Acetylation, a prevalent modification of cell-wall polymers, is a tightly controlled regulatory process that orchestrates plant growth and environmental adaptation. However, due to limited characterization of the enzymes involved, it is unclear how plants establish and dynamically regulate the acetylation pattern in response to growth requirements. In this study, we identified a rice (Oryza sativa) GDSL esterase that deacetylates the side chain of the major rice hemicellulose, arabinoxylan. Acetyl esterases involved in arabinoxylan modification were screened using enzymatic assays combined with mass spectrometry analysis. One candidate, DEACETYLASE ON ARABINOSYL SIDECHAIN OF XYLAN1 (DARX1), is specific for arabinosyl residues. Disruption of DARX1 via Tos17 insertion and CRISPR/Cas9 approaches resulted in the accumulation of acetates on the xylan arabinosyl side chains. Recombinant DARX1 abolished the excess acetyl groups on arabinoxylanderived oligosaccharides of the darx1 mutants in vitro. Moreover, DARX1 is localized to the Golgi apparatus. Two-dimensional 13C-13C correlation spectroscopy and atomic force microscopy further revealed that the abnormal acetylation pattern observed in darx1 interrupts arabinoxylan conformation and cellulose microfibril orientation, resulting in compromised secondary wall patterning and reduced mechanical strength. This study provides insight into the mechanism controlling the acetylation pattern on arabinoxylan side chains and suggests a strategy to breed robust elite crops.

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A Multi-Membrane System to Study the Effects of Physical and Metabolic Interactions in Microbial Co-Cultures and Consortia.

Oosthuizen, J. R., Naidoo-Blassoples, R. K., Rossouw, D., Pott, R. & Bauer, F. F. (2021). Fermentation, 7(4), 206.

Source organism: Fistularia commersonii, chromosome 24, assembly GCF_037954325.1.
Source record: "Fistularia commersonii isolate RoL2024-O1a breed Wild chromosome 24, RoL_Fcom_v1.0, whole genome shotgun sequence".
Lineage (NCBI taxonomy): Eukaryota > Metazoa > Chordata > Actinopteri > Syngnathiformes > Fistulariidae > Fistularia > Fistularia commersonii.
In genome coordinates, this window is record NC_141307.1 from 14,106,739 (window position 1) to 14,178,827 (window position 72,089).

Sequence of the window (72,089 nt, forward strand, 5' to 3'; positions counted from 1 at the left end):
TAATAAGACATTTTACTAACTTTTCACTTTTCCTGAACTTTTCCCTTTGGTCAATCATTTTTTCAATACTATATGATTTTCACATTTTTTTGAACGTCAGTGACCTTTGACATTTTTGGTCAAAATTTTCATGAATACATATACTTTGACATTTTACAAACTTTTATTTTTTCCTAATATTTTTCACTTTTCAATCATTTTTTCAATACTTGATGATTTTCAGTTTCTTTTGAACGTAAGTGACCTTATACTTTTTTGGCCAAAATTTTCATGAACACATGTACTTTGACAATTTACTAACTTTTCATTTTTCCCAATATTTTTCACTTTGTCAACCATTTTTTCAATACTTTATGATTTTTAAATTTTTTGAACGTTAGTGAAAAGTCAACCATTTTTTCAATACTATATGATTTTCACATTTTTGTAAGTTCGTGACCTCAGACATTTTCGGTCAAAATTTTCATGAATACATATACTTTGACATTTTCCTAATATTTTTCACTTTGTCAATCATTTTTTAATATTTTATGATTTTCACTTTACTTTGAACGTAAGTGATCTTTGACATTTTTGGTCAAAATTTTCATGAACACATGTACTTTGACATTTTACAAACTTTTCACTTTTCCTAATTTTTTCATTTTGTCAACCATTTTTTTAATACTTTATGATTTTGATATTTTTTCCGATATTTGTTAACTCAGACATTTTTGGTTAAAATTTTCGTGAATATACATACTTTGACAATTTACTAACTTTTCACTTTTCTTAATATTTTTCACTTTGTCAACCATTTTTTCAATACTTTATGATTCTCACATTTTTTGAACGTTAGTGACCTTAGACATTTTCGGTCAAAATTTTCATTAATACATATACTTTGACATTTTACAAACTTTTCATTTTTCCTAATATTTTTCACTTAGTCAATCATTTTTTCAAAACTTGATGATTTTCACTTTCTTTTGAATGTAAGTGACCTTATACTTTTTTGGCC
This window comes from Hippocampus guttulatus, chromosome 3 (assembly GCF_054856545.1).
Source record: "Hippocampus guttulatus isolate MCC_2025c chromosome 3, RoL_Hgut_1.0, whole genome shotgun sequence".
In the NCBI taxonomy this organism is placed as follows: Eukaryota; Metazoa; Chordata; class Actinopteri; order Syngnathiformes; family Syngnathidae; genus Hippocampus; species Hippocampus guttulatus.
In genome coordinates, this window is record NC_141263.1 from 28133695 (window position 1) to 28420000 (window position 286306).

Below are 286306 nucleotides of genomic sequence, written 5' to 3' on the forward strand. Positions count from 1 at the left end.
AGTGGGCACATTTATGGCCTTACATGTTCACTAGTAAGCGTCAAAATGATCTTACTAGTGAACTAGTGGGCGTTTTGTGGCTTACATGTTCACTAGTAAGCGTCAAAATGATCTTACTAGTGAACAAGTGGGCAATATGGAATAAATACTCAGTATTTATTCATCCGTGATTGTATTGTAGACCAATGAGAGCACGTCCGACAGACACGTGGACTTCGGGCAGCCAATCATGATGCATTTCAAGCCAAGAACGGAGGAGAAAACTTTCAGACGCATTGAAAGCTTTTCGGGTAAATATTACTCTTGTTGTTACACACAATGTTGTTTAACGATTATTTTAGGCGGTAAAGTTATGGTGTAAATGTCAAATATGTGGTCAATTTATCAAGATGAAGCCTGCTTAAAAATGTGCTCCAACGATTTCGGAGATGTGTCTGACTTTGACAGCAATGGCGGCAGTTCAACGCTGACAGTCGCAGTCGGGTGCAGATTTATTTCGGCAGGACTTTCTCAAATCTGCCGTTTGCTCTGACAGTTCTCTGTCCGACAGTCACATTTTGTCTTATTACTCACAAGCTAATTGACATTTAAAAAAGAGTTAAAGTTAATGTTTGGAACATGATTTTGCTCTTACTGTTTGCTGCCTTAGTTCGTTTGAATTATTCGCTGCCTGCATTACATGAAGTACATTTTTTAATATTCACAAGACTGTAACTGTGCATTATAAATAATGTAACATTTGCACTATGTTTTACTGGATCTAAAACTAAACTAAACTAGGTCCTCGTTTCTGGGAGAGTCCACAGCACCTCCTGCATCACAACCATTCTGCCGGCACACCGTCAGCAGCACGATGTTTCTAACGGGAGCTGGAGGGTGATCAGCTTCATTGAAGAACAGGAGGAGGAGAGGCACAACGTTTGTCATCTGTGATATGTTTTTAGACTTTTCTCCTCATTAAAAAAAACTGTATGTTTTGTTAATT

Continuous cell-to-cell contact between different species is a general feature of all natural environments. However, almost all research is conducted on single-species cultures, reflecting a biotechnological bias and problems associated with the complexities of reproducibly growing and controlling multispecies systems. Consequently, biotic stress due to the presence of other species remains poorly understood. In this context, understanding the effects of physical contact between species when compared to metabolic contact alone is one of the first steps to unravelling the mechanisms that underpin microbial ecological interactions. The current technologies to study the effects of cell-to-cell contact present disadvantages, such as the inefficient or discontinuous exchange of metabolites when preventing contact between species. This paper presents and characterizes a novel bioreactor system that uses ceramic membranes to create a “multi-membrane” compartmentalized system whereby two or more species can be co-cultured without the mixing of the species, while ensuring the efficient sharing of all of the media components. The system operates continuously, thereby avoiding the discontinuities that characterize other systems, which either have to use hourly backwashes to clean their membranes, or have to change the direction of the flow between compartments. This study evaluates the movement of metabolites across the membrane in co-cultures of yeast, microalgae and bacterial species, and monitors the movement of the metabolites produced during co-culturing. These results show that the multi-membrane system proposed in this study represents an effective system for studying the effects of cell-to-cell contact in microbial consortia. The system can also be adapted for various biotechnological purposes, such as the production of metabolites when more than one species is required for such a process.